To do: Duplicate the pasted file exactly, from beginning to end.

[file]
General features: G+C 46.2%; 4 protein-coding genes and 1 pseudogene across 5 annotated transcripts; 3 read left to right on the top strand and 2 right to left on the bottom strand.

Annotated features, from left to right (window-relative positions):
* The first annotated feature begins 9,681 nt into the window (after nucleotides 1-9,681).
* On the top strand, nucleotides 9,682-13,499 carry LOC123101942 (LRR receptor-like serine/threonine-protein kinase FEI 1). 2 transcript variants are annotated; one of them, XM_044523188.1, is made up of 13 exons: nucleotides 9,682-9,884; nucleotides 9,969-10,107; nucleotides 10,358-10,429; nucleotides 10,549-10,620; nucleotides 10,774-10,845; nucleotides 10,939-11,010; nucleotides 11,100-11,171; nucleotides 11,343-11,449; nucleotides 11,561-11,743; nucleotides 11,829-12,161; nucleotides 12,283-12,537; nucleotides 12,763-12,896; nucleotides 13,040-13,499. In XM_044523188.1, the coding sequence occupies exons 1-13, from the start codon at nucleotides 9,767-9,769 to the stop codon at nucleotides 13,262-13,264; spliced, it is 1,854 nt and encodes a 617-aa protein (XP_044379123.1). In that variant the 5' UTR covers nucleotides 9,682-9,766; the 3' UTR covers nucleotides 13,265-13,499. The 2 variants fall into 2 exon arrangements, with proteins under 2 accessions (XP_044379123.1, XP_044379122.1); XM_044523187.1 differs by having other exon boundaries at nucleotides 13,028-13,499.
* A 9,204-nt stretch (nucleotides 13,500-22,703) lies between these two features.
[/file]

General features: G+C 46.2%; 4 protein-coding genes and 1 pseudogene across 5 annotated transcripts; 3 read left to right on the top strand and 2 right to left on the bottom strand.

Annotated features, from left to right (window-relative positions):
* The first annotated feature begins 9,681 nt into the window (after nucleotides 1-9,681).
* On the top strand, nucleotides 9,682-13,499 carry LOC123101942 (LRR receptor-like serine/threonine-protein kinase FEI 1). 2 transcript variants are annotated; one of them, XM_044523188.1, is made up of 13 exons: nucleotides 9,682-9,884; nucleotides 9,969-10,107; nucleotides 10,358-10,429; nucleotides 10,549-10,620; nucleotides 10,774-10,845; nucleotides 10,939-11,010; nucleotides 11,100-11,171; nucleotides 11,343-11,449; nucleotides 11,561-11,743; nucleotides 11,829-12,161; nucleotides 12,283-12,537; nucleotides 12,763-12,896; nucleotides 13,040-13,499. In XM_044523188.1, the coding sequence occupies exons 1-13, from the start codon at nucleotides 9,767-9,769 to the stop codon at nucleotides 13,262-13,264; spliced, it is 1,854 nt and encodes a 617-aa protein (XP_044379123.1). In that variant the 5' UTR covers nucleotides 9,682-9,766; the 3' UTR covers nucleotides 13,265-13,499. The 2 variants fall into 2 exon arrangements, with proteins under 2 accessions (XP_044379123.1, XP_044379122.1); XM_044523187.1 differs by having other exon boundaries at nucleotides 13,028-13,499.
* A 9,204-nt stretch (nucleotides 13,500-22,703) lies between these two features.